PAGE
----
x
the_deli_magazine

This is a preview of the new Deli charts - we are working on finalizing them by the end of 2013.


Go to the old Top 300 charts

Cancel

Node Pic

Indie Rock

Node Pic



Simon Doom shares single from debut LP, plays Pyramid Club on 4/25

Reverberated guitars, insightful lyrics and lush backing vocals come together on Simon Doom’s new release “I Feel Unloved” (streaming below).  Taken from the debut full-length “Babyman” due out this May, the production hand of MGMT duo Ben Goldwasser and Andrew VanWyngarden accounts for much of its sheen.  Opening lines “In the seminaries, in the shopping malls, think so eloquently, but I can’t speak at all,” depict a sense of confusion and loss.  Familiar routines involving “business centers” and “concert halls” provide no relief leading to the question “what did I do to earn this?”. Simon O’Connor delivers the creative force on this project, after spending time with like-minded artists in the bands Kuroma and Amazing Baby.  Using the experience of parenthood as a motivator to complete this record, its sentiment appears wrapped up in the album’s title.  Catch Simon Doom live at The Pyramid Club on 4/25, as well as significant support slots with Piebald on 5/24 and The Lemon Twigs on 6/1. - Dave Cromwell

|
Node Pic



Best Emerging LA Bands 2017, the Deli's List!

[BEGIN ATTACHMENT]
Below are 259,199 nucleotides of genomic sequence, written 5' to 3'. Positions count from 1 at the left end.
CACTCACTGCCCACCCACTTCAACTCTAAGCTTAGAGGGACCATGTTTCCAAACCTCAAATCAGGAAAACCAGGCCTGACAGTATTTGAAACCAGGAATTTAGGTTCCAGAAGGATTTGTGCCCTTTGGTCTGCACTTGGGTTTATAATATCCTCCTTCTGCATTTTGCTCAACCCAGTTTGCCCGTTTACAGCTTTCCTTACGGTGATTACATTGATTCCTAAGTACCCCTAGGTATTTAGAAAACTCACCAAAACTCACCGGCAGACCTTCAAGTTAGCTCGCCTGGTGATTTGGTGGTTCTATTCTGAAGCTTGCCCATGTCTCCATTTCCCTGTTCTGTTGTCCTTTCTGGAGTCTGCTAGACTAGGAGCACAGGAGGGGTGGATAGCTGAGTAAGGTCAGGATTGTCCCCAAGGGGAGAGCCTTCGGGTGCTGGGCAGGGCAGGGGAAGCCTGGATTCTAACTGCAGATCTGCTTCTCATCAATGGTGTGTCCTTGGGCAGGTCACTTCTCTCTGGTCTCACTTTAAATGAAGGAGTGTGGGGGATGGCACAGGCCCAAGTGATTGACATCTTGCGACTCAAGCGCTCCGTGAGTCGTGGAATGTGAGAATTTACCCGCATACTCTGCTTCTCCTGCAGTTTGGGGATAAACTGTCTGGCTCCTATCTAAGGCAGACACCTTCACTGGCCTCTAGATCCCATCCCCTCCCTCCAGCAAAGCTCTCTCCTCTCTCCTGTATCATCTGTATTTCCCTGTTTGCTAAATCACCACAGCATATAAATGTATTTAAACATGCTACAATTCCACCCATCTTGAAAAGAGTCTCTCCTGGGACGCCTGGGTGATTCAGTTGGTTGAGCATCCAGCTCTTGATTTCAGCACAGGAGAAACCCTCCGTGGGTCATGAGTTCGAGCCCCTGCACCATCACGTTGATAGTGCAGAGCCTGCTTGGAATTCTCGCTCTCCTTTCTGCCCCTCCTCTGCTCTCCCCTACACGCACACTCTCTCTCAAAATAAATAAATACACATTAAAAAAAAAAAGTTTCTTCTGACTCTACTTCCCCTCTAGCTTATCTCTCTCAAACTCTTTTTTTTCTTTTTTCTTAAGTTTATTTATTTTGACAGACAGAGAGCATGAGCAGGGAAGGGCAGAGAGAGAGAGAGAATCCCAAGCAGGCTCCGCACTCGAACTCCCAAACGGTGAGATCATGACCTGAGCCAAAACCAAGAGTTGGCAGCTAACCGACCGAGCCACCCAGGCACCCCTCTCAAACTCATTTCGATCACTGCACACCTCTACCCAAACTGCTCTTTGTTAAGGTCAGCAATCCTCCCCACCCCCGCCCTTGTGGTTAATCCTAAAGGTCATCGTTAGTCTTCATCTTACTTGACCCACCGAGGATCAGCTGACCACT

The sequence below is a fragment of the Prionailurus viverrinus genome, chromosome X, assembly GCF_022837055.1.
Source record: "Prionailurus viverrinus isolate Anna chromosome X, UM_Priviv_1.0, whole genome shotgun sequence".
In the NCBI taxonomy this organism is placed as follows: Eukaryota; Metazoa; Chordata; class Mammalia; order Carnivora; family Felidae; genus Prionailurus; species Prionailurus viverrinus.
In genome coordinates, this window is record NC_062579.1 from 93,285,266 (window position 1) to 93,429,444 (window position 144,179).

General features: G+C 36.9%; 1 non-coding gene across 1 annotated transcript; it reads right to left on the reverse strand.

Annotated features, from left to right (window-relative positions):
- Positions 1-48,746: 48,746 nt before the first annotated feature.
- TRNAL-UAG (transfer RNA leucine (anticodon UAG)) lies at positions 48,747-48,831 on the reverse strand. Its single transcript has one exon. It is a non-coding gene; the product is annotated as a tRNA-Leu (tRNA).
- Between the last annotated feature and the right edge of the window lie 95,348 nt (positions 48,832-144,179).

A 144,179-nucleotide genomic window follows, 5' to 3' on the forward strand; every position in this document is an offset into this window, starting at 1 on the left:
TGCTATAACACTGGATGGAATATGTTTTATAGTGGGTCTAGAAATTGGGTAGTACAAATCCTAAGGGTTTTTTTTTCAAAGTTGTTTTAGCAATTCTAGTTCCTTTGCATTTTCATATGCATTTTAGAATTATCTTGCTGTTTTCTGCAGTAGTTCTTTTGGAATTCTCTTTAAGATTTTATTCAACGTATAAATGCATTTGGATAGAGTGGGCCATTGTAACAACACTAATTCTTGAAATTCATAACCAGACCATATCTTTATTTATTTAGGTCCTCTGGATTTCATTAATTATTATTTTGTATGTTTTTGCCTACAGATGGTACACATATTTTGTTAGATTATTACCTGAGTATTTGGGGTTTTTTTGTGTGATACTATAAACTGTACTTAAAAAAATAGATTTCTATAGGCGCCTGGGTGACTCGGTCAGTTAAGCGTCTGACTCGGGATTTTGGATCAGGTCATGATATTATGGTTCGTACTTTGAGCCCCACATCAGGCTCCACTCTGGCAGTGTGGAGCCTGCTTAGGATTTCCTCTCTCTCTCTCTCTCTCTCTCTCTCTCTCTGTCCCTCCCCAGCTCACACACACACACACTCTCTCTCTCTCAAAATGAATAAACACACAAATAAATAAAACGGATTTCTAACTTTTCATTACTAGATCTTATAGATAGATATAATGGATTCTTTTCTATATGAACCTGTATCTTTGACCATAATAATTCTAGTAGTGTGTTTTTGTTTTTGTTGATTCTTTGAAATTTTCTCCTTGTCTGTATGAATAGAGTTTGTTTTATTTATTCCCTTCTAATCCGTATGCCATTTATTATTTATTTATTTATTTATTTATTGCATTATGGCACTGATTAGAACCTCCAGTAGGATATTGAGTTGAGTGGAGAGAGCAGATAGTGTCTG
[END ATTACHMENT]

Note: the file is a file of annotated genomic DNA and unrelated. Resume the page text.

Dear Deli Readers,

We have finally reached the end of the road for The Deli’s Best Emerging LA Artists Poll. As usual, it’s been a lengthy, exhausting, painstaking journey through an abundance of numbers, band names, and some seriously rad tunes. Now, before we get to our list of this year’s Top Performers, we would like to thank our wonderful, knowledgeable jury of local music experts/enthusiasts (which you can view below), dedicated Deli writers and all those who took the time to check out our nominees and cast their votes. You’re the best, and we wouldn’t be able to do this without you!

The Deli LA Jurors:

Janette Ayub (Girl Underground), Brandon (The Burning Ear), David Evanko (Minivan Photography), Grant Owen (We Found New Music), Deborah Farnault, Dan Frazier (Free Bike Valet), Brandon (SUPERGOODMUSIC), Matt Draper, LA Weekly, The Regent Theater, The Hi-Hat, Liz Garo (The Echo), Juan Rodríguez (The Deli LA), Paolo de Gregorio (The Deli NYC).